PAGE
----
I have a variegated rhododendron that I sited in the perfect place: under the shade of a woodland barrier and so it received morning sun until appx. 11 am. Perfect.
Whatever this plant is, however, fungused so much and also immediately, that it reminded me of Photinia planted in Portland, OR. The type of chemicals needed to control this and the perfect timing being Daconil. Mean nasty stuff, you know...
Well, after winter and finally addressing my question, the leaves are still 100% both alive yet the same fungus remains . What should I do? It's my instinct that says to allow the buds to push, then spray this plant - just as the leaves are unfolding - and when it has enough new leaves -- to clip the old ones off or use a razor blade sterilizing it between cuts to completely remove them. ..Same attention going to keeping the ground free of any fungal-leaves. This plant will never grow successfully here on it's own but.. This plant will be given a life-long opportunity to live in my garden and as time proceeds, an organic spray schedule will be my model for success, or not.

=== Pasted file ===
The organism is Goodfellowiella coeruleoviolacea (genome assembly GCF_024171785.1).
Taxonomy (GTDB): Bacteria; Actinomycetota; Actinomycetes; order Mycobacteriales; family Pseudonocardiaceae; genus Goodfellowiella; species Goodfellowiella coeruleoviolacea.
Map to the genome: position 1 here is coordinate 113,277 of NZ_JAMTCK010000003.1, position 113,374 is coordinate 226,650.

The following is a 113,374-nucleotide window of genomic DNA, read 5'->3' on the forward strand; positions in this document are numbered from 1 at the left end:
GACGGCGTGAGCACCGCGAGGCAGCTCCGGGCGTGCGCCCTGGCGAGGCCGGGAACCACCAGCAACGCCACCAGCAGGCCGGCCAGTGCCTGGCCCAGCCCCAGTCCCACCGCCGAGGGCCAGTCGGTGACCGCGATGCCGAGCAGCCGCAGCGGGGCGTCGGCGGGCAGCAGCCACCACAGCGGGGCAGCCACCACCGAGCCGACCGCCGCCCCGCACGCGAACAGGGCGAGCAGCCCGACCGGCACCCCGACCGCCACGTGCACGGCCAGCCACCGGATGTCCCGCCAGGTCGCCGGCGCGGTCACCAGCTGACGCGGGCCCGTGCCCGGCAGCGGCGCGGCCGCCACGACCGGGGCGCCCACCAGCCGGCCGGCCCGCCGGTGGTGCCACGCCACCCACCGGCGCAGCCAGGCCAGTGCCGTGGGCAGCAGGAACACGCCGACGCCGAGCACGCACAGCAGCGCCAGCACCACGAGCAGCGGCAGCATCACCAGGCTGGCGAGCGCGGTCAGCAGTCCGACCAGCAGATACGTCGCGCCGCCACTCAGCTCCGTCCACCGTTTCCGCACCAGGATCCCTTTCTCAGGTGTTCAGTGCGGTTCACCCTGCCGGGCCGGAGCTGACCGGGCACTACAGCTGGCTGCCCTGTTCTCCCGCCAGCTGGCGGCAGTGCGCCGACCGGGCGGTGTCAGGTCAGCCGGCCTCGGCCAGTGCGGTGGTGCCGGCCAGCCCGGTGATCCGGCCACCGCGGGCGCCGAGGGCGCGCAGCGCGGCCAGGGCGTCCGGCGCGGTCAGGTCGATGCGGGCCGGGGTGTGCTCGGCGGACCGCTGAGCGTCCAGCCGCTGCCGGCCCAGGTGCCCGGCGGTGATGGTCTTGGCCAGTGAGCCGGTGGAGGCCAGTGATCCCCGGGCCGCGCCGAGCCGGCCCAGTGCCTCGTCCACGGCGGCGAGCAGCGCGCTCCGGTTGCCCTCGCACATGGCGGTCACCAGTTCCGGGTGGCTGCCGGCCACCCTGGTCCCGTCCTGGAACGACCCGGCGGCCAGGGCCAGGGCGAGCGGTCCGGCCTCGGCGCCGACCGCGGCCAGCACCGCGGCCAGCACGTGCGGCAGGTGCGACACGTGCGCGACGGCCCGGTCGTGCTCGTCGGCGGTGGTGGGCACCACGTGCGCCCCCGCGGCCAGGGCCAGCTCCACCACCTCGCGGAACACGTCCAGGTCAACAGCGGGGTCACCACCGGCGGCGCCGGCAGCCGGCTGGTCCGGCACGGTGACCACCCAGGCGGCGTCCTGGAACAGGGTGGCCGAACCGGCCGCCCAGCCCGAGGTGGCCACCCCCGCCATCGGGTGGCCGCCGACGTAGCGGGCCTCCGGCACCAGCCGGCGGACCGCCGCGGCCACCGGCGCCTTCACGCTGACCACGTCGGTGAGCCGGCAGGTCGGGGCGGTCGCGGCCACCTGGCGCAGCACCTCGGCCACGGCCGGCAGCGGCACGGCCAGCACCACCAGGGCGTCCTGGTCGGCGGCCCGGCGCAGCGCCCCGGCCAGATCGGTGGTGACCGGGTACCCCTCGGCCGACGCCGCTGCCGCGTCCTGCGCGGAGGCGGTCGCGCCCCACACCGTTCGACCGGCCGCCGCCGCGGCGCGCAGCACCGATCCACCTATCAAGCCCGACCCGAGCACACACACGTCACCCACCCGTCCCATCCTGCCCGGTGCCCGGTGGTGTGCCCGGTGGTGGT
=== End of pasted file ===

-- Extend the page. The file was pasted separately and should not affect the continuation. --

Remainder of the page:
I thank you, kindly. The only thing I have a very mild fear of is that the removal of all the old leaves, 'could' kill this Rhodie. Just so you know -I have years of experience, and am able to visualize the balance proportions 'necessary' of - leaves being present proportinally to stems in order... to sustain plant life. Like I say it's a very, very, mild 'fear' if you will.
Thank you -